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Published by jataveda
A scholarly commentary on Ishavasyopanishad, critically analyzes all the previous commentaries, beautifully harmonized with excellent insight and originality!
A scholarly commentary on Ishavasyopanishad, critically analyzes all the previous commentaries, beautifully harmonized with excellent insight and originality!

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Published by: jataveda on May 28, 2011
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éçäväsya upaniñad
bySwami Tyagishanandaji Maharaj
Born in 1881 at Trichhur in the royal family of Cochinas V.K. Krishna Menon had his primary education in Trichhur, did I.A at MaharajaCollege,Ernakulam getting First in Sanskrit and the Gold Medal, under the MadrasUniversity and later did B.A and Law at the Presidency College at Madras During thesedays he came into contact with Swami Ramakrishnananda at the Ramakrishna Math,Mylapore which gave a definite form to his spirit of Tyaga and Service. He got
initiation from Swami Brahmananda and secured tremendous patience and life longself-effort. After graduation in Law he practiced for some time and later gave up it alltogether because of an incident of telling lies in a case. He became the Headmaster atthe Middle School of ‘Vivekodayam Sangha’ (Sri Ramakrishna Gurukula) at Trichur in1924 and got his L.T Degree. Teaching was his life-long habit. He undertook the KeralaFlood Relief of 1924. During this time he started living at the School premises in a smallhut. Along with the influence of Ramakrishna-Vivekananda ideas he was a greatadmirer of Mahatma Gandhi and used Khadi throughout. The teachers and thestudents of the school spun Khadi and wore it and it became famous for its nationalisticprinciples and teachings. Mahatma Gandhi visited the school and blessed. He started aHostel seperatly for Boys and Girls for Harijan children education in 1927 at SouthPuranattukara village, inspite of the social opposition. He begged from door to door tomaintain it and few young men influenced by him joined as his companaions and manyeven joined the Order. He was a strict disciplinarian observing Ekadashi Vrata. Oncehe wanted to test whether he was truly practicing Swami Vivekanada’s ‘Daridra DevoBhava’ and feeling the presence of Shiva in every Jiva. He took a vow to worship thefirst beggar he saw and worship him as Narayana and complete the DwadashiParayana. Next day what he encountered - meeting a Lepor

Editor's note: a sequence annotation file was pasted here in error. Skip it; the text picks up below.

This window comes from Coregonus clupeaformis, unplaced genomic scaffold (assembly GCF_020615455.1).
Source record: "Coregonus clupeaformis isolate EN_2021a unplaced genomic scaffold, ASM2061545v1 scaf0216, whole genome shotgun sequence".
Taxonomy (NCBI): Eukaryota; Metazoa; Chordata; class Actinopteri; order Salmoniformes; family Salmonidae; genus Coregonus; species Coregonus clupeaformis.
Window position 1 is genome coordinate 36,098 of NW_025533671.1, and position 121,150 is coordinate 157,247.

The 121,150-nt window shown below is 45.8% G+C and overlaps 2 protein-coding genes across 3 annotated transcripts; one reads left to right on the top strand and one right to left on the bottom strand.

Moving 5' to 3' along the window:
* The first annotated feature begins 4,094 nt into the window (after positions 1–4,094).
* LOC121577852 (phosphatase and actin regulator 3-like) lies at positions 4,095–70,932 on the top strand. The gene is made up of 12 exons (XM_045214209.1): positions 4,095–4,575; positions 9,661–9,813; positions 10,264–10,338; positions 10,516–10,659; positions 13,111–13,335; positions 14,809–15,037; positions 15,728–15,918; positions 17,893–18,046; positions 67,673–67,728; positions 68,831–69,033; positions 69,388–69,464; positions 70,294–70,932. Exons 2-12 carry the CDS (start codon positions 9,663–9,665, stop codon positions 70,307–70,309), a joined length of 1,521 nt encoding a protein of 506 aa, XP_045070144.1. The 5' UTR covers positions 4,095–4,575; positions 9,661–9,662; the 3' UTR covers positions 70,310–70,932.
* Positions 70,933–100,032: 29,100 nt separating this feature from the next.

egger made him disturbfor a moment but regaining he brought him inside and worshipped him formally andserved him to his heart’s content. He continued to observe this vow on all Ekadashislife-long. He lived at Tiruvannamal
i with Ramana Maharshi for some time.He joined the Order in 1922 at Madras and got his San
yasa Deeksha fromSwami Shivananda in 1932. He was the first President of the Vilangana RamakrishnaAshrama. Years of hard struggle amidst adversity broke his health and was transferredfor rest to Bangalore and was appointed as its President in 1938 where he stayed till hislast. He attained Mahasamadhi away on August 6,1951. He was known for his eruditescholarship and sterling spiritual qualities in the Sangha. His discourses and talks onthe Gita, Upanishads and Brahma Sutra and Bhagavata, without any reference to notesand commentaries are a legend. His work on
‘Narada Bhaktisutras’
which is a masterpiece and the article for the Cultural Heritage of India ‘Message of Bhagavata’ arewitness to his deep scholarship. Besides these two works, Svetasvatra Upanishad andMandukya Karika are available to us. Efforts are being made to make available histalks on Isavasyopanishad, Bhagavad Gita, Avatara and varied allied spiritual topics.The Shlokas very dear to him were the following ones:-